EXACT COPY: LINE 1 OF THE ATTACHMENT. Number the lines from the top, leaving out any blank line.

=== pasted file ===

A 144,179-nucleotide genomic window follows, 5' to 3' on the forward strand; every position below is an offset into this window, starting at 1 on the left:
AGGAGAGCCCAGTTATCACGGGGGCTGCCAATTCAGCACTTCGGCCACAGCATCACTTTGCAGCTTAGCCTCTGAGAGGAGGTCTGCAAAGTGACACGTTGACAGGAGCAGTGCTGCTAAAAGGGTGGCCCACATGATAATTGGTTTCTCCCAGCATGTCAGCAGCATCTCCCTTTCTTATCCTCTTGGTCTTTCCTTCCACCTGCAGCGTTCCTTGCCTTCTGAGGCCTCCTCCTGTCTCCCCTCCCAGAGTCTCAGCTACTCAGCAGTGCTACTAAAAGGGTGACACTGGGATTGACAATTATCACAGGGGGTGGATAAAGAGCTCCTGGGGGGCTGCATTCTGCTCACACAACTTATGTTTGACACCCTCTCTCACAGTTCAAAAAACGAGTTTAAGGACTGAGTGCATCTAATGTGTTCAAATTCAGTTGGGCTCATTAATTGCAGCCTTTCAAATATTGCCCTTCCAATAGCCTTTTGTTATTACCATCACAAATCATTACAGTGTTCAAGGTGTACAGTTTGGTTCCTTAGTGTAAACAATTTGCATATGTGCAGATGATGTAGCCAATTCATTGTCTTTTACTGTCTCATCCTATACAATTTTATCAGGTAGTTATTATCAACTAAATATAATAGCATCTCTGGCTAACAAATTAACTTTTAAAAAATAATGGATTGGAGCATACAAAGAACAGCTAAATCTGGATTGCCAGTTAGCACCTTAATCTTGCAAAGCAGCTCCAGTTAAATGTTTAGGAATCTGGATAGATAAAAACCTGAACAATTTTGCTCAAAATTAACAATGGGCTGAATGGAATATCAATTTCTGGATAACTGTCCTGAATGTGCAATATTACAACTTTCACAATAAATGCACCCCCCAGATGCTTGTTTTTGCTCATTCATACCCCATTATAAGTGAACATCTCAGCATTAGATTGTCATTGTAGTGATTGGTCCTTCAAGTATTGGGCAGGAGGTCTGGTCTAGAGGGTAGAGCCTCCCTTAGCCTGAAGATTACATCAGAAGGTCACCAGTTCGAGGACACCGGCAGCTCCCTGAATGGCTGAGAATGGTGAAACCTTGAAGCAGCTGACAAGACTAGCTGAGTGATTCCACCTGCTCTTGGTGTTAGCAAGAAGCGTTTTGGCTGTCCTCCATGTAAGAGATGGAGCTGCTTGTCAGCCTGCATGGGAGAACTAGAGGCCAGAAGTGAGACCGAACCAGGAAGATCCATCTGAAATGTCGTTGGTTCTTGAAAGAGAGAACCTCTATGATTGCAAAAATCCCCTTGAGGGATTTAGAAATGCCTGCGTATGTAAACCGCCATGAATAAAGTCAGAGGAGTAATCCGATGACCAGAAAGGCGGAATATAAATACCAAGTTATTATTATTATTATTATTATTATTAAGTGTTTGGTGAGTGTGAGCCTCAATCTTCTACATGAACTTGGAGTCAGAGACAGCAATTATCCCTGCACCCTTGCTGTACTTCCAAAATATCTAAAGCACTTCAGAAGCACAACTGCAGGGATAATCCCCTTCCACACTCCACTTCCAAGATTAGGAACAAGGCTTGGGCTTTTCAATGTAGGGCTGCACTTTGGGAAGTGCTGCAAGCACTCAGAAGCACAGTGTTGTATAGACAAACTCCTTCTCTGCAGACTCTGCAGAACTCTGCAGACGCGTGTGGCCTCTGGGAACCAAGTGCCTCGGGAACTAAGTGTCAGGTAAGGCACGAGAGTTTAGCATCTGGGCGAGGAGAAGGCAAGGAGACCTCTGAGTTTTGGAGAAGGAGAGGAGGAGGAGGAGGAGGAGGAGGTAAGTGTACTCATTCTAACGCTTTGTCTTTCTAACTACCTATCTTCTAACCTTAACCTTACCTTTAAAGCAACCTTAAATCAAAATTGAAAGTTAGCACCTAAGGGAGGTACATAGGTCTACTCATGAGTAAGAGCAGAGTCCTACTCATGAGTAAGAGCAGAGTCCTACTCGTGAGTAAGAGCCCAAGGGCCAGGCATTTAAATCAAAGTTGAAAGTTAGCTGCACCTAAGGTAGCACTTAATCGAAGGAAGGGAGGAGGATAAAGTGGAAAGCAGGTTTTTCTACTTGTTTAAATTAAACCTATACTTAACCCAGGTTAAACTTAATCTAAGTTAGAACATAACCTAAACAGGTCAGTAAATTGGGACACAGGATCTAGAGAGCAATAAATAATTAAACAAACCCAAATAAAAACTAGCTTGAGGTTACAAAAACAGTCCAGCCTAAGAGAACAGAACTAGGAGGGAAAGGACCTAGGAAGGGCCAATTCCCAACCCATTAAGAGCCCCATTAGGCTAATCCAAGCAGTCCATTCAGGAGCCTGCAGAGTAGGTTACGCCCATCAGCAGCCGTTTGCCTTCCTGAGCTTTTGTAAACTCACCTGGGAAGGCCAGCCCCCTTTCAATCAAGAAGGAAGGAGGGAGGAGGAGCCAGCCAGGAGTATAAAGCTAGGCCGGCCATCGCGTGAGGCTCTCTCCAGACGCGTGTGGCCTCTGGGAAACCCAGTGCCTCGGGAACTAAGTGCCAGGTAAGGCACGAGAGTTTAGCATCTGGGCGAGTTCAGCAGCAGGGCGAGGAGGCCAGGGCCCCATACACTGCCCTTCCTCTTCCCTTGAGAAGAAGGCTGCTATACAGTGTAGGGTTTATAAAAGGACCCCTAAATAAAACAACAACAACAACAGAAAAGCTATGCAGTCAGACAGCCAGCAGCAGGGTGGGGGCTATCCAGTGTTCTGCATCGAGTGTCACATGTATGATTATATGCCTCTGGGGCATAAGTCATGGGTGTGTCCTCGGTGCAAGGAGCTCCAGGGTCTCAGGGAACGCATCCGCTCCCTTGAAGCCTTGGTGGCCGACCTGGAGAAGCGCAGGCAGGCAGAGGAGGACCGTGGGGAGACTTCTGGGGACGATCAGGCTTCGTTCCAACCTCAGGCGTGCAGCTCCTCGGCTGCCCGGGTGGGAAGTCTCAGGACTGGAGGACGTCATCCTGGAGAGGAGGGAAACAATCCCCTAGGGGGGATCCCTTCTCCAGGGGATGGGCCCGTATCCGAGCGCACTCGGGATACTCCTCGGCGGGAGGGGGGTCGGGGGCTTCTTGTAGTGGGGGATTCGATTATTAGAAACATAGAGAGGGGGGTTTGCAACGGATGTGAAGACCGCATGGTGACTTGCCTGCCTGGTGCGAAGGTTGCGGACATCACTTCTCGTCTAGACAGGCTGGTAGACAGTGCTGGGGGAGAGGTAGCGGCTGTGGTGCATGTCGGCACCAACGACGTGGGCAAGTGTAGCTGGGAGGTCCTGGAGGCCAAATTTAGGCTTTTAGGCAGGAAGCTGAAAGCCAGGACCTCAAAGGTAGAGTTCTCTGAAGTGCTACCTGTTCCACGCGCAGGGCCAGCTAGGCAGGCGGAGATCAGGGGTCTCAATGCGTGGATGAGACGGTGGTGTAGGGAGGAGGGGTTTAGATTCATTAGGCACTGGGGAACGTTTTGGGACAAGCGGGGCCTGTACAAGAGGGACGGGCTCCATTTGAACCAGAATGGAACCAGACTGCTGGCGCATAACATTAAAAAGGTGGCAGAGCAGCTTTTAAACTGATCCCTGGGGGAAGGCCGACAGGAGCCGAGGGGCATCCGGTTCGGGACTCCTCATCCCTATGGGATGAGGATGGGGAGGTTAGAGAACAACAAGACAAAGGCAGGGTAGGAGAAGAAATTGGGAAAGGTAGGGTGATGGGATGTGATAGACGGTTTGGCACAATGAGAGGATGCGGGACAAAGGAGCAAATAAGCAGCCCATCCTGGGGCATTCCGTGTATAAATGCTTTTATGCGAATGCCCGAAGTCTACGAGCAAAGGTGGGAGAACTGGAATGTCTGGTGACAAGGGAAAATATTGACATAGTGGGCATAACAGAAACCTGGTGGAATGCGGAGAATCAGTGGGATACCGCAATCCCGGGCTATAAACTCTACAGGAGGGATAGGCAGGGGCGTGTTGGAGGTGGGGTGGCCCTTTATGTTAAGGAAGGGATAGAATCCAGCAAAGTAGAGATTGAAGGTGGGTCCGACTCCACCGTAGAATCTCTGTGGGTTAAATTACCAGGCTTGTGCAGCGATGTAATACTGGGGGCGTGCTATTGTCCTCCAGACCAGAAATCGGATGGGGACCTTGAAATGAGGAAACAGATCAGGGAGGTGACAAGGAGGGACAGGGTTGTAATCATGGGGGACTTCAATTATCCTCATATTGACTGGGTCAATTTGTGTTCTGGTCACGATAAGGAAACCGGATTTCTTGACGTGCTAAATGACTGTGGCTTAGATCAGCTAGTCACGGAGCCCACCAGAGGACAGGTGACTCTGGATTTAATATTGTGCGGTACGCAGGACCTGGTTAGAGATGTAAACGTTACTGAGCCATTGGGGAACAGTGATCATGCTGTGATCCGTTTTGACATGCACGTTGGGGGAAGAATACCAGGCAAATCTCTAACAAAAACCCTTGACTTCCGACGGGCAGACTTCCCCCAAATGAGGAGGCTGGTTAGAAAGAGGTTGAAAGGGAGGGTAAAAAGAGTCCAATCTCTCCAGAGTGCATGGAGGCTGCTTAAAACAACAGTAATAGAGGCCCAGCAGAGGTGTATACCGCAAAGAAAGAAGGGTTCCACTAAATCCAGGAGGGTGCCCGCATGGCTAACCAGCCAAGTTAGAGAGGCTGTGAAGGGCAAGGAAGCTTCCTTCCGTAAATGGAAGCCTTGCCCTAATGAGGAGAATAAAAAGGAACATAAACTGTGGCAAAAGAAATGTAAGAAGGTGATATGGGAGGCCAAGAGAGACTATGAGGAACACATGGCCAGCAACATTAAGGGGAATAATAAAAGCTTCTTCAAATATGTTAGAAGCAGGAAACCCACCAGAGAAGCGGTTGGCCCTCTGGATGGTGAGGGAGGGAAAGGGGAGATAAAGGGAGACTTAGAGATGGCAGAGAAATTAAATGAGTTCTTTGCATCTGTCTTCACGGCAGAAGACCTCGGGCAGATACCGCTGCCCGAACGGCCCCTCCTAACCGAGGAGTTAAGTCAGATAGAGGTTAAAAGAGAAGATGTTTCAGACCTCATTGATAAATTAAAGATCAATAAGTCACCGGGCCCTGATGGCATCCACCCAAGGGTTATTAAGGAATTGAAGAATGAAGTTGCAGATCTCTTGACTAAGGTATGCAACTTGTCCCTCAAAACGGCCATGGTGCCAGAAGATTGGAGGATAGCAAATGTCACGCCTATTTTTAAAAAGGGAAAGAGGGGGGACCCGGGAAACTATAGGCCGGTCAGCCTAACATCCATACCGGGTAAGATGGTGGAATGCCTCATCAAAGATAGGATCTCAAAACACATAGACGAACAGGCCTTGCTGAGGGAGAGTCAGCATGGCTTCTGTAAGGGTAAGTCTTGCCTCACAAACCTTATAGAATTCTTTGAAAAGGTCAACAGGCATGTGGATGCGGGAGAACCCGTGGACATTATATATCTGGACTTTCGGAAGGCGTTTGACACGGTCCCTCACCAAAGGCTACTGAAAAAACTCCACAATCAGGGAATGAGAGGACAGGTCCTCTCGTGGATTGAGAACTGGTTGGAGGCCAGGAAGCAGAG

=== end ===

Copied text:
A 144,179-nucleotide genomic window follows, 5' to 3' on the forward strand; every position below is an offset into this window, starting at 1 on the left: